The tunnels predate even cable cars by two decades. The Washington Street tunnel opened in 1869 and LaSalle Street in 1871. These were merely pedestrian and vehicular tunnels, occasioned because the bridges were open so frequently. They had fallen out of use when the cable cars were introduced, and proved the perfect solution to the bridge problem. In 1891-92 a third street railway tunnel was built just north of Van Buren Street. After the Chicago River was convincingly reversed in 1900, the water flow scoured the riverbed and exposed the tops of the LaSalle and Washington tunnels. In a remarkable bit of engineering legerdemain, these were rebuilt at a lower level by lowering the floors and then the roofs, keeping them watertight all the while. As for the precise locations of the streetcar tunnels, the Washington tunnel lay under Washington Street, with with center entrance portals east of Clinton and west of Franklin. The LaSalle tunnel lay directly under LaSalle (a little east of the modern centerline), with portals north of Randolph and north of Kinzie. The "Van Buren" tunnel was 120 feet north of Van Buren with portals east of Clinton (under the L platform) and west of Franklin. That portal in LaSalle south of Kinzie is just a connection down to Carroll Street. The streetcar tunnel portal was in the next block, north of Kinzie. The south end of the LaSalle tunnel was cut off when the subway was built under Lake Street in 1939. The Washington Street tunnel closed in 1954. Its west portal was visible underneath the North Western Station trainshed viaduct until it was decked over in the 1980s. The Van Buren tunnel was closed to regular traffic in 1924, but was used for training and emergencies until 1952. Both portals have been sealed, but there have been occasional discussions of using it as part of a pedway link to Union Station. A bit about the tunnels from the Encyclopedia of Chicago. An interesting article about the tunnels is Piehl, Frank J. "Our Forgotten Streetcar Tunnels," Chicago History, Fall 1975. More detail about the 1910s lowering can be found in Artingstall, William. "Chicago River Tunnels—Their History and Method of Reconstruction," Journal of the Western Society of Engineers, Nov. 1911.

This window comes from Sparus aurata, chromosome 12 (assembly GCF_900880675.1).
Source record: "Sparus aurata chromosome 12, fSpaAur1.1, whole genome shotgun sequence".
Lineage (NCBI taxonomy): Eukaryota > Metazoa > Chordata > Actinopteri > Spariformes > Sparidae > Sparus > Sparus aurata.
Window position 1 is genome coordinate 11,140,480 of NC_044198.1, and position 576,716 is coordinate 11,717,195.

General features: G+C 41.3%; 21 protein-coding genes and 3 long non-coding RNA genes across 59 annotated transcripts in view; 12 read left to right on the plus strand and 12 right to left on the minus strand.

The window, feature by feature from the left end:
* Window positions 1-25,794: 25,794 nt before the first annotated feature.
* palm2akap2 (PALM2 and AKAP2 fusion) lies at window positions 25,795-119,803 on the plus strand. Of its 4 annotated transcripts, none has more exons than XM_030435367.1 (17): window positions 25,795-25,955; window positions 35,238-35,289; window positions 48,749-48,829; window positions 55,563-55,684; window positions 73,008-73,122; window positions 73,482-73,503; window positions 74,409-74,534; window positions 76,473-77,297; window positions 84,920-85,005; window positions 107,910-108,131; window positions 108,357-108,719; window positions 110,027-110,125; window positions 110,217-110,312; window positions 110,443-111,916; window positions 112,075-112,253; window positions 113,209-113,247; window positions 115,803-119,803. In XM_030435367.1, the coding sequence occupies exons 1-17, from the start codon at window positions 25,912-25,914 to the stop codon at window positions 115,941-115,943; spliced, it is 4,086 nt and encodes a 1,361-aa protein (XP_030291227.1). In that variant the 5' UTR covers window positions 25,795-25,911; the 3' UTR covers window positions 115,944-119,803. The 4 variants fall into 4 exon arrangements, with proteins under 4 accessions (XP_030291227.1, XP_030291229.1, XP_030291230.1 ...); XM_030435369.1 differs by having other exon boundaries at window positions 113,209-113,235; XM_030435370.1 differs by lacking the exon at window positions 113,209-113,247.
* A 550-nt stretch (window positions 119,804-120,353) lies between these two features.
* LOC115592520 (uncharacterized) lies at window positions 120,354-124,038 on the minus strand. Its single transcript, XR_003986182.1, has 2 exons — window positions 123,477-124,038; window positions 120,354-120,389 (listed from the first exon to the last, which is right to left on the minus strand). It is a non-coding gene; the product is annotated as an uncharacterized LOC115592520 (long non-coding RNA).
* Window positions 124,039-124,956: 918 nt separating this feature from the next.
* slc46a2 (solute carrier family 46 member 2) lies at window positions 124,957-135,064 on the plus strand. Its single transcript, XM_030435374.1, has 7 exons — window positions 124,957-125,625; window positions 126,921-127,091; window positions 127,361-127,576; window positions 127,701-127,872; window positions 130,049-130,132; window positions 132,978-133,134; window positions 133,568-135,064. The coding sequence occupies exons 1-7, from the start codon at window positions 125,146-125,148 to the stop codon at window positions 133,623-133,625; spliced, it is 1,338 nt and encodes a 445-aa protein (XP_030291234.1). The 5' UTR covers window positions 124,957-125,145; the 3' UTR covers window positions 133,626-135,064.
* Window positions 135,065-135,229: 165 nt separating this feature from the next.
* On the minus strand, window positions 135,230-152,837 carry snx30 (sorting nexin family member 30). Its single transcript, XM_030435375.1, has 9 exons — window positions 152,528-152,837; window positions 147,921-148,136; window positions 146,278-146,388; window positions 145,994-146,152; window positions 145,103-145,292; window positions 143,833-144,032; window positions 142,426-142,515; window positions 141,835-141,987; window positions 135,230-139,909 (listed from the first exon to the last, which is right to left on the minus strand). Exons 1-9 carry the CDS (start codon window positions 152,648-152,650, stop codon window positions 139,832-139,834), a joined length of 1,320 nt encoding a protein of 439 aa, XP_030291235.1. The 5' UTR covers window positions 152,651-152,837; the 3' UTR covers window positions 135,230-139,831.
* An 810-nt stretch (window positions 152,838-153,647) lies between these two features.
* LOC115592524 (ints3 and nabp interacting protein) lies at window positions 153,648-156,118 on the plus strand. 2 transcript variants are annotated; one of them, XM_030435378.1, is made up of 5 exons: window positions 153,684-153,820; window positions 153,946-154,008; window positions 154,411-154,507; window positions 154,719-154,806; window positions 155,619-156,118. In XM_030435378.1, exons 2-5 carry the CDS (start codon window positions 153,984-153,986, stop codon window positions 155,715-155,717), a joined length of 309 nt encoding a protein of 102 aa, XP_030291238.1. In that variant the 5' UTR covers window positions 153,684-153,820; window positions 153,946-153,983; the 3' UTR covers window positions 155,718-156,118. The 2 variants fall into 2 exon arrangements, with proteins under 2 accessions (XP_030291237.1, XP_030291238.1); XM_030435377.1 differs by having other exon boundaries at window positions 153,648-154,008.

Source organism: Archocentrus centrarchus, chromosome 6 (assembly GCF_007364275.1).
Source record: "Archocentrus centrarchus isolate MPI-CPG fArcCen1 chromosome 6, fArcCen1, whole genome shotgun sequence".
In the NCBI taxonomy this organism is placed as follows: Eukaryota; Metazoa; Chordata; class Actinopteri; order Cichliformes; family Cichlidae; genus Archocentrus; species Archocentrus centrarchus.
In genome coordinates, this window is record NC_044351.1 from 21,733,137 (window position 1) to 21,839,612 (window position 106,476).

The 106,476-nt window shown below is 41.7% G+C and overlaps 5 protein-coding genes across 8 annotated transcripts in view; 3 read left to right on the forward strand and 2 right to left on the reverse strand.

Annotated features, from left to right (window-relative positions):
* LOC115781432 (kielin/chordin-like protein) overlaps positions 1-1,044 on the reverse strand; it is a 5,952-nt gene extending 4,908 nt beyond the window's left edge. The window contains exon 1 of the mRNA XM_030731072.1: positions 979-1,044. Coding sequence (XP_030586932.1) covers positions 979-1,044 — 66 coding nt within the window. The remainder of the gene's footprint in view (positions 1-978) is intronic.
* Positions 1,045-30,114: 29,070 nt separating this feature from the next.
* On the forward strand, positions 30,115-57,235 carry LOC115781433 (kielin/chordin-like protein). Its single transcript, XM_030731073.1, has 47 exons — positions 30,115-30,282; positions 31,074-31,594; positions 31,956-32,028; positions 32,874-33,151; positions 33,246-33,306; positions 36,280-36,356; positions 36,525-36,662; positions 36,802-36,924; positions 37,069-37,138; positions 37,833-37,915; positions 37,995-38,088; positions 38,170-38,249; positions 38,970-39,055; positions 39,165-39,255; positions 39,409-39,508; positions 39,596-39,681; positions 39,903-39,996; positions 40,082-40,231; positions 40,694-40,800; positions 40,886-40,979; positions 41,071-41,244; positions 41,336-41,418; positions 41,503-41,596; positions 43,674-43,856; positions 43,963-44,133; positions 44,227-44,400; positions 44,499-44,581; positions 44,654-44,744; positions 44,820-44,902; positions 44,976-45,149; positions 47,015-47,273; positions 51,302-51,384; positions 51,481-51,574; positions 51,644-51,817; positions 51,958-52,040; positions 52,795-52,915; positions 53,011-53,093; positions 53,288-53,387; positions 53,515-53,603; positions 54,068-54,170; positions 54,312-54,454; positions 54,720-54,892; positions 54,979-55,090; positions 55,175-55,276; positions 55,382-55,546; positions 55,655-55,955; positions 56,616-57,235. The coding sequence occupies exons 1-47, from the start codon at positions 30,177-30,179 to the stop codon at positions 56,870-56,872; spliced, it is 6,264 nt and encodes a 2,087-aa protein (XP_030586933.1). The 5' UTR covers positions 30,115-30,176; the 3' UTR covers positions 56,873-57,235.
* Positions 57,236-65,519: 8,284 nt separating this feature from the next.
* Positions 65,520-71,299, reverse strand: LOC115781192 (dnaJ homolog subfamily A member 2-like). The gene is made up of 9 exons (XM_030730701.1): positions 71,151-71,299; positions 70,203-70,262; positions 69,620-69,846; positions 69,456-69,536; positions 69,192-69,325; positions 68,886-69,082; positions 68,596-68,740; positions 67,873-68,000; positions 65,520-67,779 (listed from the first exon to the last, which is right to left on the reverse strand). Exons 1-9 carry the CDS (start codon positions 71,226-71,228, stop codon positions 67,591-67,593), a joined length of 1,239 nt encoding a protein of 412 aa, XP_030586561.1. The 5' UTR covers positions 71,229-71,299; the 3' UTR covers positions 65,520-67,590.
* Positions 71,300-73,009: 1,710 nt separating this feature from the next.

6. IRM CTA bus route maps

    Andre, do you (or someone else) have the Route Descriptions chronology in any computer format? That's what seems to have been lost. I have a 1997 printout, but it would all have to be retyped or OCR'd to get it on the Web.
  7. Lake Transfer station history

    Here's the 1916 Sanborn's fire insurance map:
  8. Clark/Division Red Line Rehab

    I'm not sure why Harrison got a unique design, as the current city standard is this black pseudoVictorian design, installed in recent years at Dearborn/Jackson, Congress/LaSalle, and even at the Polk end of Harrison. The new Harrison/State kiosk is too close to the curb, and the plate glass on the west sidewalk entrance is regularly scraped and shattered by truck or bus mirrors. About half the time it's a steel-and-plywood design.
  9. Pace Bus App

    The app known as Transit seems to work just fine with CTA and Pace, as well as systems in other cities you travel to.